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FREDERICK MERSHIMER: ME Z ZOTINT The prints of Frederick Mershimer give us dramatic, noirtinged scenes of New York City at night. In mezzotint, the artist found a process perfectly suited to this subject. Mezzotint is an intaglio technique that involves subtractive drawing, with the image emerging out of a dark ground. The process begins with an artist using a tool known as a rocker to texture the surface of a smooth metal plate—a labor-intensive process. “People think mezzotint is hard, but it isn’t hard—it’s just time consuming,” Mershimer says. “Once you have a rocked plate, if you can draw you can make a mezzotint.” Rocking roughens the surface of the copper, making it similar to the surface of a file, only many times finer. When this rocked plate is inked and pressed to paper, it prints as an entirely black field. The artist creates the image by smoothing the plate using a burnisher and a scraper. “The burnisher is the primary tool,” Mershimer says. “It has a smooth, polished tip, and when you press on it, it pushes those little pieces of copper back down, essentially undoing what you’ve done with the rocker.” He describes the process as similar to drawing with a pencil, except that instead of producing dark lines and tones, the instrument produces light lines and tones,

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Mershimer produces an image by using a burnisher to smooth areas of a copper plate that he had previously textured using a rocker.

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which stand out from their dark surroundings. “With mezzotint, after you’ve prepped the plate it’s just like drawing with a pencil,” he says. “Only the harder you push, the lighter your line is.” Mershimer argues that of the various intaglio printmaking methods, mezzotint is one of the closest kin to drawing. “A lot of printmaking processes depend on timing, acid and other factors.” Mezzotint has never been one of the most widely used printmaking processes among fine artists. “It’s kind of a lost art,” Mershimer says. “It was invented in the 1600s and used mostly as a reproductive process—it wasn’t really a fine art medium. It was the first way of making tonal prints; before that engraved prints used crosshatching to create tone. It was like the high-definition television of its time. It was used in book publishing until photogravure was invented, but then it died out.”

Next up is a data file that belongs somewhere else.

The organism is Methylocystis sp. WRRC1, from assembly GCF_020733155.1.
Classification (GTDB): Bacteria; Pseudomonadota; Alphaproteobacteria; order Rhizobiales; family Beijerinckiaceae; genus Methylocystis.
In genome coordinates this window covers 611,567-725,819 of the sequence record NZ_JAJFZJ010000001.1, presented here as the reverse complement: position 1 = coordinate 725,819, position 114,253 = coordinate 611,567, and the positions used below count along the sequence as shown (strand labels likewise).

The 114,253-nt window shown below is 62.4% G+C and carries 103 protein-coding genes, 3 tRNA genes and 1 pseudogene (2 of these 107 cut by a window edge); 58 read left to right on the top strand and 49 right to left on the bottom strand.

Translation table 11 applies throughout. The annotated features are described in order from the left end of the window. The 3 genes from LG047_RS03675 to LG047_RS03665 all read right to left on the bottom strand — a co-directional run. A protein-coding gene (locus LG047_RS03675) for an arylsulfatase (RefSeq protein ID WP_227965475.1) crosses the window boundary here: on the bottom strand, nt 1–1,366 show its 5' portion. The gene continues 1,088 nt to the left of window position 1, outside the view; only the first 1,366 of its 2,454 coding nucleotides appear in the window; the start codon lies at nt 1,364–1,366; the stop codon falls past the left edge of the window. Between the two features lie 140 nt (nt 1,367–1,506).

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Mershimer first encountered the medium in the early 1980s, when he was working as a framer. He became intrigued by the prints he was framing and soon began taking night classes in printmaking. “My second print was a mezzotint, and I just

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42nd Street by Frederick Mershimer, 1997, mezzotint, 15½ x 25. O PP OSITE PAG E , B E LOW

Above the Rush by Frederick Mershimer, 2003, mezzotint, 12 x 17¾.

A rocker, burnisher and scraper.

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Works of Man (New York Stock Exchange) by Frederick Mershimer, 2016, mezzotint, 10 1⁄8 x 15¼.

loved the technique,” he says. It’s now been his primary medium for more than 30 years, and he is working on an instructional book about the process. The artist’s earliest work was figurative, but once he started making prints he switched his focus to cityscape and architecture. “I was always drawn to buildings—I considered architecture as a career when I was in high school,” he says. “The power of architecture just spoke to me.” As he walks around New York City, a part of the artist is always looking out for subjects. “A scene has to say something to me,” he says. “It has to have an emotional core. Sometimes it’s seeing a neighborhood that’s in flux—for example Times Square. In the 1970s it was really rough. Now it’s Disneyfied; it’s like Las Vegas.” Mershimer’s print 42nd Street (page 67) illustrates the early phases of this transition, showing an adult theater on one side of the street, across from another theater whose marquee proclaims “Bring the Family.” The artist works mainly from photography. “In the beginning I was a purist and I felt like I had to draw everything, but because I do night scenes that’s not always

Three Bridges by Frederick Mershimer, 2008, mezzotint, 11 1⁄2 x 18.